Author: Lindsey Malc

Lindsey is a Board Certified Behaviour Analyst from Vaughan, Ontario, Canada. She specializes in working with families of children with Autism or other special needs.

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Autism and Memory: Can you guess the superpowers of a child with autism?

Read time: 4 minutes

This post was written by Dr. Tracy Alloway. She is an award-winning psychologist, professor, author, and TEDx speaker. She has published 13 books and over 100 scientific articles on the brain and memory. Her research has also been featured on BBC, Good Morning America, the Today Show, Forbes, Bloomberg, The Washington Post, and Newsweek, and many others.

Autism is characterized by a difficulty to recognize and respond appropriately to social and emotional cues, which causes problems with social interactions. Yes, they have unique strengths that can give them an advantage in certain areas. Watch a clip.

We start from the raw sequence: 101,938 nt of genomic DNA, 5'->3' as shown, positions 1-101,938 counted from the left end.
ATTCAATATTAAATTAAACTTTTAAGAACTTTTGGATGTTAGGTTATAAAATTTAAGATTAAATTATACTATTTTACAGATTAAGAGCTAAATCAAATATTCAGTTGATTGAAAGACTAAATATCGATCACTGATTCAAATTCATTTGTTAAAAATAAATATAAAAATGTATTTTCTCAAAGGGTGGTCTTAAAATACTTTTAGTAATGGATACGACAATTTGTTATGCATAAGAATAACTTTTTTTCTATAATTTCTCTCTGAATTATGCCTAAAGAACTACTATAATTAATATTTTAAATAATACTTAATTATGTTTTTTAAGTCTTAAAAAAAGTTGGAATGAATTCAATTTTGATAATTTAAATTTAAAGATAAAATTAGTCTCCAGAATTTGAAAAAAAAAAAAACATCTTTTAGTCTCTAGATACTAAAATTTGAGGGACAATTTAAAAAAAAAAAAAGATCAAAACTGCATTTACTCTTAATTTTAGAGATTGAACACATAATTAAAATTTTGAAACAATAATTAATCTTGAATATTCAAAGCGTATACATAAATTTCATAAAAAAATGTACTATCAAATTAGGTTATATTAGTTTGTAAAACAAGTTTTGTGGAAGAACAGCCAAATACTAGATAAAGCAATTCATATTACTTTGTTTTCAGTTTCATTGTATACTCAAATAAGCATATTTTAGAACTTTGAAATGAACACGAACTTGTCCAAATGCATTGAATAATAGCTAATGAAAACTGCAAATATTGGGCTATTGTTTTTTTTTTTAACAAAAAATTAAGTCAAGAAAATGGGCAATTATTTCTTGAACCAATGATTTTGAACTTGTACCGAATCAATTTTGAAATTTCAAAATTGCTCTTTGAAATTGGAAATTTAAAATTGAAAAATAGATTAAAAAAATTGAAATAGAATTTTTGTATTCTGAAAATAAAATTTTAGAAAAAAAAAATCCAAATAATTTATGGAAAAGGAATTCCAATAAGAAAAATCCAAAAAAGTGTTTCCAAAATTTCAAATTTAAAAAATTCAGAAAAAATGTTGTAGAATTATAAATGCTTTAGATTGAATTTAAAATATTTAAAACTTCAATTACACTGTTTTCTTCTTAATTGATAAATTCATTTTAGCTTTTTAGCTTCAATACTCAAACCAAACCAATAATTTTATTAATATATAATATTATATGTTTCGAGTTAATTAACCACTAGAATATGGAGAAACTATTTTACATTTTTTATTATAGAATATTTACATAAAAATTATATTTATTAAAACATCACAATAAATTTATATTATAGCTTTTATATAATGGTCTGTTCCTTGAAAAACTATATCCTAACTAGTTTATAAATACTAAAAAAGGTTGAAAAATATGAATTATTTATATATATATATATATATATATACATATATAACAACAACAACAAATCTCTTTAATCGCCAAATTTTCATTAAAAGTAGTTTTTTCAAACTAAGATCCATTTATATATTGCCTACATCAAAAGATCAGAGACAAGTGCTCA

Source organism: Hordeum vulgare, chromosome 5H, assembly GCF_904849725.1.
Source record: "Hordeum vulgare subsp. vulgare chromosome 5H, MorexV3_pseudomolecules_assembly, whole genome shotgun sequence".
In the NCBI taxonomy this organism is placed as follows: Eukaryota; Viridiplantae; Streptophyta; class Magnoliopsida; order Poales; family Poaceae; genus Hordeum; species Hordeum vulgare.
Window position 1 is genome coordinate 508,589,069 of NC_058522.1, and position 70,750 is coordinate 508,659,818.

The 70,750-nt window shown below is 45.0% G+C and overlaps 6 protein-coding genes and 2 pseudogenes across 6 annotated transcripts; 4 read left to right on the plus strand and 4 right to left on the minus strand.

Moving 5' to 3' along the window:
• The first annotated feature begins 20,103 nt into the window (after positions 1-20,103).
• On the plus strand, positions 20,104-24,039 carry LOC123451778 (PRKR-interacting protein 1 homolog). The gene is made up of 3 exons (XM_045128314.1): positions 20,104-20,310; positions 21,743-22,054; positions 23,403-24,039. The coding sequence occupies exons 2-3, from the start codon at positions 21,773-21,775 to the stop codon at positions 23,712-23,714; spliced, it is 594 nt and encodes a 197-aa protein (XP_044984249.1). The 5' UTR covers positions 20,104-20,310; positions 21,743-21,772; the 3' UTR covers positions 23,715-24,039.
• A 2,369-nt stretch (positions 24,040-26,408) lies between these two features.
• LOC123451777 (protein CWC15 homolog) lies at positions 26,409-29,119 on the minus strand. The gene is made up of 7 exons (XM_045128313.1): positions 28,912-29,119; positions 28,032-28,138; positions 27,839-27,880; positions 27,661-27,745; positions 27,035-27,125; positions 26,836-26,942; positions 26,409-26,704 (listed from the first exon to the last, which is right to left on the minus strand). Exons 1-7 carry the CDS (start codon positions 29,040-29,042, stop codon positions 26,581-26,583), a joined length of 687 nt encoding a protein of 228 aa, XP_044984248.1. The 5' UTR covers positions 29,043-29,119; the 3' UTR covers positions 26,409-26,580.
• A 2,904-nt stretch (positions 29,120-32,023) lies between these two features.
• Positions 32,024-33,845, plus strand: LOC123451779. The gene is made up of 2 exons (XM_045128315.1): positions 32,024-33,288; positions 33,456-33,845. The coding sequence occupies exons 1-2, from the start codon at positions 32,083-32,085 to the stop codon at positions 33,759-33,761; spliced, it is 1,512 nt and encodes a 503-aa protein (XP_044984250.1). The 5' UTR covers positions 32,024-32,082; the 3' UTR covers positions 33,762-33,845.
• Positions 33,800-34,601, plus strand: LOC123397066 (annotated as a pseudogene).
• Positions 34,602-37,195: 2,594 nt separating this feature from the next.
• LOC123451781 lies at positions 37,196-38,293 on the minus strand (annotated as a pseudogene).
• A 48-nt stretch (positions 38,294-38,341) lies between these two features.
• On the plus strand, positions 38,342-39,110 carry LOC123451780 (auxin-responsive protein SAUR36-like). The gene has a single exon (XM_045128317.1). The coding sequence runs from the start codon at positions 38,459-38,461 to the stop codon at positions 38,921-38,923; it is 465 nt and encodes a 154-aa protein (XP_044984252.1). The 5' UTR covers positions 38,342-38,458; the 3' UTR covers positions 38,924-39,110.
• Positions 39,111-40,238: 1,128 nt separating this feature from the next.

IFrame

Working Memory and the Brain: from Understanding Working Memory

The brain of a child with autism develops differently from children without it. Recent research has found that the prefrontal cortex (PFC), the home of working memory, is one of the brain regions most affected by autism. Initial results show that the PFC of a child with autism has a much greater volume of neurons, up to 67% more. One possible explanation for this excess growth is that the genes controlling neuron development are overactive, resulting in greater brain volume. Exactly how this is related to autistic behavior is unclear at the moment, but the link an abnormal PFC and autism suggests that there may be a working memory connection to the behavior. (Courchesne & Pierce, 2005).